At the heart of Codenames are two asymmetrical challenges. For the Spymaster, the challenge is, “Can I give clues to my team members that they will understand?”, whilst for the team members the challenge is, “Can we interpret and understand our Spaymaster’s clues?”. This requires no little thought by both sides, hampered of course, by the timer.

On the downside, the game’s theme is a bit too light and if you do not like word games, then Codenames is not something that you will necessarily enjoy. If you do like word games, crossword puzzles, and so on, then Codenames’ simple design is both a delight and challenge. The game is also simple enough to work as a party game, but still be challenging without being overwhelming in its mechanics or appearance. The fact that it is a word game means that it is approachable and accessible to a non-gaming audience, a la Scrabble (yet better). Of course, it also works as a good filler game. The high number of Codename cards and Key cards (the latter for determining Codename location on the grid) means a wide variety of Codenames and grid layouts and thus a high replay value.

My gaming group described Codenames as being ‘Word Battleships’. The fact that there is a hidden grid involved and the game involves finding things on said grid and it easy to see the comparison. That said, Codenames is a light and clever game that will challenge groups large and small again and again.

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15 of 18 gamers found this helpful
“Best party game out there! Seriously.”

We have played over 20 rounds of Codenames in the last few weeks, no joke. Enough said. =-) We’ve played with family, with friends, with kids, with elderly folk, with single people, with married couples, with liberals, with conservatives, and a bunch of combinations of each. This game is such a blast and engages everyone. Party games often instill varying levels of engagement based on interest, age, type of game, education level, etc. Not so with Codenames. This type of variety actually enhances Codenames and increases the level of fun.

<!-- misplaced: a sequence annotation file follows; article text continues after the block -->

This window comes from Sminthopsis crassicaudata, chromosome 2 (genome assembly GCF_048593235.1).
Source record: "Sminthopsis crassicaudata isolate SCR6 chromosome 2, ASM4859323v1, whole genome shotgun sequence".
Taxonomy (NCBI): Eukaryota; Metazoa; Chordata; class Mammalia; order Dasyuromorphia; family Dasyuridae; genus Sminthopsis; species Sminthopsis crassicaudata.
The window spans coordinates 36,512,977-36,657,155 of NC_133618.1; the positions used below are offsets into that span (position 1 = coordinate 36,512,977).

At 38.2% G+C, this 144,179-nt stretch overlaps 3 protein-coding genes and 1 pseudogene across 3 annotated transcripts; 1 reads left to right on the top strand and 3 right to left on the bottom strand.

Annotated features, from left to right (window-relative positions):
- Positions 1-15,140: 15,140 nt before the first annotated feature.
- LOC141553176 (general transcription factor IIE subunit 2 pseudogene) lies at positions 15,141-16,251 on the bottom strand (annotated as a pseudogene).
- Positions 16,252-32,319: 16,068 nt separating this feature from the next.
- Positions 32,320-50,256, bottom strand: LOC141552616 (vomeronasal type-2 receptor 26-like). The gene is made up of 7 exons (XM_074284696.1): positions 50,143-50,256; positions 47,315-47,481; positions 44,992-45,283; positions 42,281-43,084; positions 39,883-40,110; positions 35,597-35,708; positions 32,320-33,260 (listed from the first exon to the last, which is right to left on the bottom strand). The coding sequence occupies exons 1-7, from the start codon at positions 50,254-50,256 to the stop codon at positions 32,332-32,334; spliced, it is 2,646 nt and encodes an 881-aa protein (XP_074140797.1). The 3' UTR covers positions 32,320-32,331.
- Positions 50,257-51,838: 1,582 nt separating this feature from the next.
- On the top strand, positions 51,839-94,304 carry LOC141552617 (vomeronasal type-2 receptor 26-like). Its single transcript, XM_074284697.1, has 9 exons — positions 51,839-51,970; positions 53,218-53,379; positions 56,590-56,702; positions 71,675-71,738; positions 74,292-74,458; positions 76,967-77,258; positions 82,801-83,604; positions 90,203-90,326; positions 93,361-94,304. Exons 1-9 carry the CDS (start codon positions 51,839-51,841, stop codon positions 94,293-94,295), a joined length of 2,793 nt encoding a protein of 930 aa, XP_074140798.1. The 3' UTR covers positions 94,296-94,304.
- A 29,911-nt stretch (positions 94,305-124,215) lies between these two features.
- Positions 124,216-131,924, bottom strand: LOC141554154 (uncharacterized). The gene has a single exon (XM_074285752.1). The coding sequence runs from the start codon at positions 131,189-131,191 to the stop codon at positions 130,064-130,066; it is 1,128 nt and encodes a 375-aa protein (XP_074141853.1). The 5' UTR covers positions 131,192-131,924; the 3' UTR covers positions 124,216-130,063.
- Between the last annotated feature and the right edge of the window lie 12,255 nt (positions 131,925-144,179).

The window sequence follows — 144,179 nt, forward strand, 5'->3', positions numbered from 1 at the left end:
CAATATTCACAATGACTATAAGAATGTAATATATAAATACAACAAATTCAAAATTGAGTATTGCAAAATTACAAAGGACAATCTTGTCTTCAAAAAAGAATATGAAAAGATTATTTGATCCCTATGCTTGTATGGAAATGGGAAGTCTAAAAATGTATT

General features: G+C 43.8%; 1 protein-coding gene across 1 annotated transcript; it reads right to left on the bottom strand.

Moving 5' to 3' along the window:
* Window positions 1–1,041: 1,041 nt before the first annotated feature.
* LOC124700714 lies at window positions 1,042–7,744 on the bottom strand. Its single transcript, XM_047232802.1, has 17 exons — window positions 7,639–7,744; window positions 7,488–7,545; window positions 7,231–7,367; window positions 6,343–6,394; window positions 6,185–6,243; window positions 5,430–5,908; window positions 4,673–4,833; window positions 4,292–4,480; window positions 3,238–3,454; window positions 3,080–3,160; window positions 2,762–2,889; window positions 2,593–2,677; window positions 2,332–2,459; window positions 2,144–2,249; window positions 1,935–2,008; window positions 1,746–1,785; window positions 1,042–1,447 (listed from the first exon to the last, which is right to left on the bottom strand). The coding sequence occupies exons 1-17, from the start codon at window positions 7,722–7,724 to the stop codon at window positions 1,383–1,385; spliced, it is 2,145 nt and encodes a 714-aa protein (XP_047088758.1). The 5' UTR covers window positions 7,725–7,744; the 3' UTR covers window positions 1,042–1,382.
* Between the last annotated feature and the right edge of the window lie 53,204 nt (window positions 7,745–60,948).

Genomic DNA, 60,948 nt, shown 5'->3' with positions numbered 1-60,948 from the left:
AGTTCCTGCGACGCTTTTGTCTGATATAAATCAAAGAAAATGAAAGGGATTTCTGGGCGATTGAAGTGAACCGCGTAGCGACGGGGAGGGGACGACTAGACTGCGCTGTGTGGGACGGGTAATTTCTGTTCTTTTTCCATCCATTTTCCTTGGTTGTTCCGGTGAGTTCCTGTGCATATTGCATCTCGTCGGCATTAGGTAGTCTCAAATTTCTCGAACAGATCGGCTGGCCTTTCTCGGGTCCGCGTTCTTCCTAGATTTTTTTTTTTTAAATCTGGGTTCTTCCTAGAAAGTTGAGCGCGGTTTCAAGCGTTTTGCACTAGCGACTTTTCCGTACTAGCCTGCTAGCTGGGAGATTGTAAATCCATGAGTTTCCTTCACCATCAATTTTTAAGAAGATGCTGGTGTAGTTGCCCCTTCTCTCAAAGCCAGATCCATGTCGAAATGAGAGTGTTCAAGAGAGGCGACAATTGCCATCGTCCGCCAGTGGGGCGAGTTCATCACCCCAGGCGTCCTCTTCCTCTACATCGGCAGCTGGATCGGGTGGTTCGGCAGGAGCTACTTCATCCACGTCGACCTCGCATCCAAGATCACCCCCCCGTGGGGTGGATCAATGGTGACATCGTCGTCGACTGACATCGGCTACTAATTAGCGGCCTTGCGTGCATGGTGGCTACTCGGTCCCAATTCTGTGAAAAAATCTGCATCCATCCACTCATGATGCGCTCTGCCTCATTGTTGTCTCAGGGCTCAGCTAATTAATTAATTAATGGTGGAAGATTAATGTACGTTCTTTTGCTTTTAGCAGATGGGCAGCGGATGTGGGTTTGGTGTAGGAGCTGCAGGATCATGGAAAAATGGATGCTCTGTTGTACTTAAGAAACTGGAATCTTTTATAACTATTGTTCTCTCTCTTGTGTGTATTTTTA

Essentially, you have two teams: red and blue. You have one Spy Master for each team. The goal of the Spy Master is to get her team to guess each of her team’s spies for the victory. There is a grid of random, single-word noun cards on the table, visible to everyone. The Spy Masters then have a secret corresponding “code” grid which tells them which cards are associated with which team’s spies. Then the guessing begins. Without any hints or insinuations (that’s actually really hard!), the Spy Master gives a single word clue with a number (to tell how many word cards she is associating with that clue). One at a time, the team then guesses the words. If they guess right, mark it down and keep guessing. If they guess the other team’s spy, the other team gets the benefit and the turn is over. If they guess an innocent bystander, nothing happens, but the turn is over. If they guess the assassin, game over!